From June 26-30, Stanford University’s Department of Theater and Performance Studies will host the nineteenth annual Performance Studies international conference (PSi 19). The conference, which has not been in the United States in six years and has never been on the West Coast, features over one hundred performances, praxis sessions, workshops and installations, and approximately one hundred and eighty panels, roundtables, and lectures. Conference delegates, of which there are over 700, will come from South Africa, Australia, China, Russia, Italy, and Colombia, to name but a few countries. These delegates will be experts in the fields of performance studies, visual arts and art history, literature, music and musicology, drama, cultural studies, area studies, gender and sexuality, and critical race studies.
Art installations and videos of performances will occupy open spaces in the conference hub and around campus in courtyards, fountains, and theatres. The shortest performance will last one second and the longest will run nineteen hours.
The headlining performances and highlights are:
- Strange Democracy: Border Wars by Guillermo Gómez-Peña on Friday, June 28 at 7:30pm (ticketed)
- Incorruptible Flesh: Messianic Remains by Ron Athey on Saturday, June 29 at 11pm (ticketed)
- On Friday, June 28, Heather Cassils will present Teresias, a five-hour durational performance that she began training her body for three months before the conference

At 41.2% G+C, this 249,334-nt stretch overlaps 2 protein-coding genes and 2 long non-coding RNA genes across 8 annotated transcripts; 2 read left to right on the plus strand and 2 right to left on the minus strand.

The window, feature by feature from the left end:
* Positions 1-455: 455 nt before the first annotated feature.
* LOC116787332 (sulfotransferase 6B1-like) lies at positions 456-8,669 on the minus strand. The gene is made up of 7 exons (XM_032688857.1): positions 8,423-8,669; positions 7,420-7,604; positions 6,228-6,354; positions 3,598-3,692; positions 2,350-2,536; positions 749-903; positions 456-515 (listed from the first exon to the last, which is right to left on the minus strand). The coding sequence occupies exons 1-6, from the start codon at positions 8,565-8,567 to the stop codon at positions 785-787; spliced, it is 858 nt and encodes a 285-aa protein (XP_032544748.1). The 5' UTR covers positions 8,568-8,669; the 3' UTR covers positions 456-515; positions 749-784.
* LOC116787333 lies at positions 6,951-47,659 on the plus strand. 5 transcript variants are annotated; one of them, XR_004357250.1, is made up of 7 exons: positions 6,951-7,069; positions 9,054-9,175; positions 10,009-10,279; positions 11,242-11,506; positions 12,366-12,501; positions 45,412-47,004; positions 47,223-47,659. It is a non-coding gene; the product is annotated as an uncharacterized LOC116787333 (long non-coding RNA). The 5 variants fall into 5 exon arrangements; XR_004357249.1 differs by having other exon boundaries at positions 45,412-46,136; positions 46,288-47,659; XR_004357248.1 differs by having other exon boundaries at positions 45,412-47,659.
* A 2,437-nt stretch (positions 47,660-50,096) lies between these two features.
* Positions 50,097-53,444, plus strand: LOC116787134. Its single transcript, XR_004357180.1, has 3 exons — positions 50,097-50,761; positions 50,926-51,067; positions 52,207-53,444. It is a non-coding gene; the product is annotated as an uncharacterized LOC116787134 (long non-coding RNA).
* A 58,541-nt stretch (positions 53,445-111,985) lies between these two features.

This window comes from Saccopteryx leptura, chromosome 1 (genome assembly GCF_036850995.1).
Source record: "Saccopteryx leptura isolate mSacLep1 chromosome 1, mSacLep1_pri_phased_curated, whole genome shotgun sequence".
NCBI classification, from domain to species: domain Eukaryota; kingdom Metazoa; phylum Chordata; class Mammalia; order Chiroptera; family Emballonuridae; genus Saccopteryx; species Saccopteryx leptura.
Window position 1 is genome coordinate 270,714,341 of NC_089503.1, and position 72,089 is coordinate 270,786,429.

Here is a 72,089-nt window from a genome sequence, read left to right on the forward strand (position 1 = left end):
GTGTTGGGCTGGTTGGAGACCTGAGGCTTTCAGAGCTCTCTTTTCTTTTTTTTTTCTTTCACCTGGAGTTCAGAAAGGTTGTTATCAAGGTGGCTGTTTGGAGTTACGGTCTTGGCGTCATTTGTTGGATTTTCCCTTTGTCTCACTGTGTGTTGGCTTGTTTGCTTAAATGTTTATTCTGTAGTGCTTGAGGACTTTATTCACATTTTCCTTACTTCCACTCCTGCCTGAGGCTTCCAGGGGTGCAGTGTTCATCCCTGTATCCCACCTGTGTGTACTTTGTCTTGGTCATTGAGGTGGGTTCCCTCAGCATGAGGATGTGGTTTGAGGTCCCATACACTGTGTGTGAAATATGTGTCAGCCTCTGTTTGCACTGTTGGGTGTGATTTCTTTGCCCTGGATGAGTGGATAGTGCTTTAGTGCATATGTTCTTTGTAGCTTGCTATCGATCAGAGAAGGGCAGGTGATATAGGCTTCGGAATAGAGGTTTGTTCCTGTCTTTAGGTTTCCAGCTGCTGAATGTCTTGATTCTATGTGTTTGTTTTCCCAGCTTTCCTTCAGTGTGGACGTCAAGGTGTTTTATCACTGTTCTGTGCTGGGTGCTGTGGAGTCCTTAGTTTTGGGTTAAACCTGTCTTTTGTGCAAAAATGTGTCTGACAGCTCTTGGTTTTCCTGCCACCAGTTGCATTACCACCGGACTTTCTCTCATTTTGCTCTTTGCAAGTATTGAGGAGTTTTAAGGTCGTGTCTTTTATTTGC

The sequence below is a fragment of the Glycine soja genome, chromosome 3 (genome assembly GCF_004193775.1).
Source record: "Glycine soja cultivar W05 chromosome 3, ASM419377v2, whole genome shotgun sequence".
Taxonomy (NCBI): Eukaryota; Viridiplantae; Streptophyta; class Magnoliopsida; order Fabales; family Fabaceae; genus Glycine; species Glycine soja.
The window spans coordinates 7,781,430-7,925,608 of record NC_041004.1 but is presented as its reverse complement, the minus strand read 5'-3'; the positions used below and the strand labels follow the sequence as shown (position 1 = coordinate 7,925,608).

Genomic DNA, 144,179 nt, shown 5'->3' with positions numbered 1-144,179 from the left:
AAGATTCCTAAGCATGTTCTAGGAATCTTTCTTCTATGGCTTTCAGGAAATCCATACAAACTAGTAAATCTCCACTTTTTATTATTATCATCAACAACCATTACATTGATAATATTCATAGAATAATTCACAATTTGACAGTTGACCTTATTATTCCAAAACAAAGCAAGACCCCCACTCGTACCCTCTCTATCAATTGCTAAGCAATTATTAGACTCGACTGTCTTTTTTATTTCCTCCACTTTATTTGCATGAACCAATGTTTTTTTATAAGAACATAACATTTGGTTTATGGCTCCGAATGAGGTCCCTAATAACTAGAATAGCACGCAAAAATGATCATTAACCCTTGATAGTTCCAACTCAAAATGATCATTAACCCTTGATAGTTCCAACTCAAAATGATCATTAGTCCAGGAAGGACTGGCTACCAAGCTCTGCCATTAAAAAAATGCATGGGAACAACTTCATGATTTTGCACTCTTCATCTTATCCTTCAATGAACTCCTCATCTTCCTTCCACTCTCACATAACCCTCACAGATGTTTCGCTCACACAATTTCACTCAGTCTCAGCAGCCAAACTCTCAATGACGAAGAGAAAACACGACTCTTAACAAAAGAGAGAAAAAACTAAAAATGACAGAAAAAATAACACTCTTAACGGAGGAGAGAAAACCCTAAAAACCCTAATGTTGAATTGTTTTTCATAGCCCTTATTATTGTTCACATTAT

- On Saturday, June 29, Bruce Tomb will present Maria del Camino, a Camino car that flies and performs gymnastics.
- Also on Saturday, at dawn and dusk, Helen Paris will perform Out of Water at Fr. Funston Beach in San Francisco.
- Every evening in the Performance Gallery, Linda Montano will offer Art/Life Counseling
- Numerous artists will present video and performance installations, and Agatha Morell will offer palm readings.
The conference theme this year is “Now Then: Performance and Temporality,” and the work presented here will address issues of repetition and doubling, duration, syncopation, new media, market futures, ephemerality and documentation, temporary spaces, and free time. The conference program will include three plenary dialogues, sessions attended by all delegates featuring two experts in the field who will converse with one another about their work as it relates to questions of temporality. Concurrent panel sessions will run in the mornings and early afternoons of each day. Evenings of the conference will feature workshops, performative presentations, and performances, some of which will last all night.